The S&P 500 Index (SNPINDEX: ^GSPC ) rose 3.5 points, or 0.23%, today to close the week at 1,518. Despite Friday's moderately higher market, these three S&P 500 components were thoroughly disappointing, ranking as the worst performers in the index.
Sometimes, the day's laggards are unfamiliar sights, falling on a negative rumor or as a result of some political agenda that's briefly in the headlines. Not the case with Peabody Energy (NYSE: BTU ) , which fell 4.6% today. The consistently underperforming coal miner has lost more than 20% in 2013, and 40% in the last year. With the rise of cleaner energies like natural gas, "dirty coal" has lost popularity. Today's stumble was the result of an analyst citing the potential for Chinese coal demand to wane as the country fights pollution.
GameStop (NYSE: GME ) , set to report earnings later this month, dropped 4% today. The main reason for Friday's decline was because the stock went "ex-dividend" today, meaning that anyone listed as holding the stock as of today will receive the next quarterly dividend. Some short-term investors will hold stocks until their ex-dividend date to make sure they'll receive the next dividend, then sell immediately. With a 4.4% annual dividend, GameStop's payout isn't exactly trivial.
Finally, shares of semiconductor producer Advanced Micro Devices (NASDAQ: AMD ) slipped 2.8%. Apparently, AMD settled a lawsuit from Tessera Technologies, one that dates back to 2005, in which Tessera claims AMD infringed on patents in some of its products. Although exact details of the resolution weren't released, the news that AMD will be shelling out money at a time it needs to be investing in itself doesn't exactly make for happy shareholders. The stock is down nearly 70% in the last year alone, as the business struggles to adjust to a rapidly evolving technological landscape.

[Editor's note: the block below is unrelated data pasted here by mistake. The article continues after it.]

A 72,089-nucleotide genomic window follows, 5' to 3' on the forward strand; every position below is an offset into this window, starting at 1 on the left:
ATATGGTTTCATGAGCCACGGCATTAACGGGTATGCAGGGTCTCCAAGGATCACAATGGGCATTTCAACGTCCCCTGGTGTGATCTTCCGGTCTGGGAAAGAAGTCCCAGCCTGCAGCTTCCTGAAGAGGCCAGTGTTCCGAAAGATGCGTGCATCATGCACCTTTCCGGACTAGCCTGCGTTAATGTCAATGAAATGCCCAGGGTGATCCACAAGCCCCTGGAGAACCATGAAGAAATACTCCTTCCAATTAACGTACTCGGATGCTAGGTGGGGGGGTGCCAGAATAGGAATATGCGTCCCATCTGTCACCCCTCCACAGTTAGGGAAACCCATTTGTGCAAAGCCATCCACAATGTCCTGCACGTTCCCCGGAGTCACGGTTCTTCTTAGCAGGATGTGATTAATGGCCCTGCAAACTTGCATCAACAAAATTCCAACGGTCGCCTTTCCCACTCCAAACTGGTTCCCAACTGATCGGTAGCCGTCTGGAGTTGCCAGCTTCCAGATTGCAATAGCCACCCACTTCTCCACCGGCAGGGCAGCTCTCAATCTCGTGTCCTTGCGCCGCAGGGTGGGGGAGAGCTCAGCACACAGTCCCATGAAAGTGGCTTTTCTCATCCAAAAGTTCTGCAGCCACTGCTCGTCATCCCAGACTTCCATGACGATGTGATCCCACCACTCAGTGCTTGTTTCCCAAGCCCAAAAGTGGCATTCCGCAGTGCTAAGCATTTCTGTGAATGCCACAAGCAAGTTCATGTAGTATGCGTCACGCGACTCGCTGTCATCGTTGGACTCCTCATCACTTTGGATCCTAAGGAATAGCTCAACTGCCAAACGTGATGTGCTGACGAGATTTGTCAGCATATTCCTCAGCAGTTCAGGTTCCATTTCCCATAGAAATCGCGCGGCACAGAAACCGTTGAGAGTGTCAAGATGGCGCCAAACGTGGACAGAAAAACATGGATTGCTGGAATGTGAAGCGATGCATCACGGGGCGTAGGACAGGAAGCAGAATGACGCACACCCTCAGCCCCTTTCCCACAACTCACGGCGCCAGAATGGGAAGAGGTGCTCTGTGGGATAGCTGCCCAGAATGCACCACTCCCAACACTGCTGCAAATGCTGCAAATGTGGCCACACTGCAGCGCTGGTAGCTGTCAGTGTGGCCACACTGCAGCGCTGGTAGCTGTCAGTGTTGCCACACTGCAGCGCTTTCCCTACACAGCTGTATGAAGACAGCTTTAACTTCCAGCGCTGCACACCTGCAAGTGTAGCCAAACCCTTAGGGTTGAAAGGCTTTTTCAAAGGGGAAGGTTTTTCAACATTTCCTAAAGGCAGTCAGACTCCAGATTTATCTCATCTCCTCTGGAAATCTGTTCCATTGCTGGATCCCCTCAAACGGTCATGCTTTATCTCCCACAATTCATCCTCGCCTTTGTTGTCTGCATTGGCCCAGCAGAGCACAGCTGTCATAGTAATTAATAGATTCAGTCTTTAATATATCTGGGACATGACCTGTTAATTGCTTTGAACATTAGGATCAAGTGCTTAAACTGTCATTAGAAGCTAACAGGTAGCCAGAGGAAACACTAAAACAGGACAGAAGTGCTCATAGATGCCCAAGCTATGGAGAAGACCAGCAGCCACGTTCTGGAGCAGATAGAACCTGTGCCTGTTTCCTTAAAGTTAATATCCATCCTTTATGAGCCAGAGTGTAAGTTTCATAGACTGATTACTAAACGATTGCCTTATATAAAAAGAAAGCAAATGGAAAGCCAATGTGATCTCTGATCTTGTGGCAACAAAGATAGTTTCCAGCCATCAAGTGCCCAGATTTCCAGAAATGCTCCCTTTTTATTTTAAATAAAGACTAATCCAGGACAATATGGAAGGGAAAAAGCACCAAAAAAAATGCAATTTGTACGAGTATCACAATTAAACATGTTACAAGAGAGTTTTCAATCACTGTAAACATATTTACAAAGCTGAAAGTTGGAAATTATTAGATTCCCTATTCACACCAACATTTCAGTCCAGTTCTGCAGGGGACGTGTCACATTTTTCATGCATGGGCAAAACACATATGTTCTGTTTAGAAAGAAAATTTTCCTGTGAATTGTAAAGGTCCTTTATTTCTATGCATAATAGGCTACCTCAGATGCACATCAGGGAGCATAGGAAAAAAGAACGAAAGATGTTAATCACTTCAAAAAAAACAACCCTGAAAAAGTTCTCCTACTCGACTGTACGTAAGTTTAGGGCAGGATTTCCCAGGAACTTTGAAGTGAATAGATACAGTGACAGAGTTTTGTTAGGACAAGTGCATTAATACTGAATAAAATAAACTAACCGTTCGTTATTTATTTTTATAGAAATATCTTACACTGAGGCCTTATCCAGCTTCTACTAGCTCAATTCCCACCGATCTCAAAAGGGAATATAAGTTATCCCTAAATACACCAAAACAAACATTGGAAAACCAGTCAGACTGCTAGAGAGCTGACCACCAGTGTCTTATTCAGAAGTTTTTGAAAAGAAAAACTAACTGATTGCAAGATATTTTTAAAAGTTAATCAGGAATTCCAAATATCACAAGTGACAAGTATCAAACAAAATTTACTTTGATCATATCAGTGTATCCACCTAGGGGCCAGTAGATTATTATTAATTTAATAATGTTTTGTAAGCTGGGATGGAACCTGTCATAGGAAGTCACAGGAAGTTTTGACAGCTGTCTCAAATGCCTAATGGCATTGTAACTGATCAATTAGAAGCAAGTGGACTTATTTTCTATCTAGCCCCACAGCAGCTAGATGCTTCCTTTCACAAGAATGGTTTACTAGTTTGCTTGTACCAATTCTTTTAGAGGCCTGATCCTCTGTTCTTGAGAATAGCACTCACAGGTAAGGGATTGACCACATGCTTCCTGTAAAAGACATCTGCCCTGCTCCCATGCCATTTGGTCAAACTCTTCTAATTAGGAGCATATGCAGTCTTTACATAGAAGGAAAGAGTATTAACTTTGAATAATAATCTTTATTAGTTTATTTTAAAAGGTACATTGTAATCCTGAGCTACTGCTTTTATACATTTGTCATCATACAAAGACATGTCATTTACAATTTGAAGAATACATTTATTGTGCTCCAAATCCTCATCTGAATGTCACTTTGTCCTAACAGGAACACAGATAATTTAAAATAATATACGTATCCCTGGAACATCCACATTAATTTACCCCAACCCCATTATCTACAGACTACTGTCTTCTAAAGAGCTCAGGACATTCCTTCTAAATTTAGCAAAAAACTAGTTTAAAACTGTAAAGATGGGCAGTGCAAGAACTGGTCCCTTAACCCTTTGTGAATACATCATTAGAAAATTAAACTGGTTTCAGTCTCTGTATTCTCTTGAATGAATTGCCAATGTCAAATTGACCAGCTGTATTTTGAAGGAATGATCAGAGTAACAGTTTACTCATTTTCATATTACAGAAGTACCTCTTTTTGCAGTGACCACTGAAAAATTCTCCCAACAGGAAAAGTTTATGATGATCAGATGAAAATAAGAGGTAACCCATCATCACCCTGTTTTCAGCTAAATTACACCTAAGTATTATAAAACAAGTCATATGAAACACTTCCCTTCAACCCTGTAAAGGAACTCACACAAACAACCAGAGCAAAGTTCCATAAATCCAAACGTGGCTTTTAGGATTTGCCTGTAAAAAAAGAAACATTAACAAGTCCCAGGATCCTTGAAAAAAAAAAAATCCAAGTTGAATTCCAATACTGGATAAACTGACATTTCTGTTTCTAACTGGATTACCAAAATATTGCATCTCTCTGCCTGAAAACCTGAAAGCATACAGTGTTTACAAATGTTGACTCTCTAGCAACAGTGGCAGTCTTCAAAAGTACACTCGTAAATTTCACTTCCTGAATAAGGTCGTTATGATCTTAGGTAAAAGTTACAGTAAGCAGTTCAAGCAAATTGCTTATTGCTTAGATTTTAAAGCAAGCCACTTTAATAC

The coal industry in the United States has been in a state of flux since the arrival of a cheaper alternative for energy production: natural gas. Exports are becoming a much bigger part of the domestic coal landscape, and Peabody Energy has deals in place to get its cheaper coal from the Powder River and Illinois basins to India, China, and the EU. For investors looking to capitalize on a rebound in the U.S. coal market, The Motley Fool has authored a special new premium report detailing exactly why Peabody Energy is, perhaps, most worthy of your consideration. Don't miss out on this invaluable resource -- simply click here now to claim your copy today.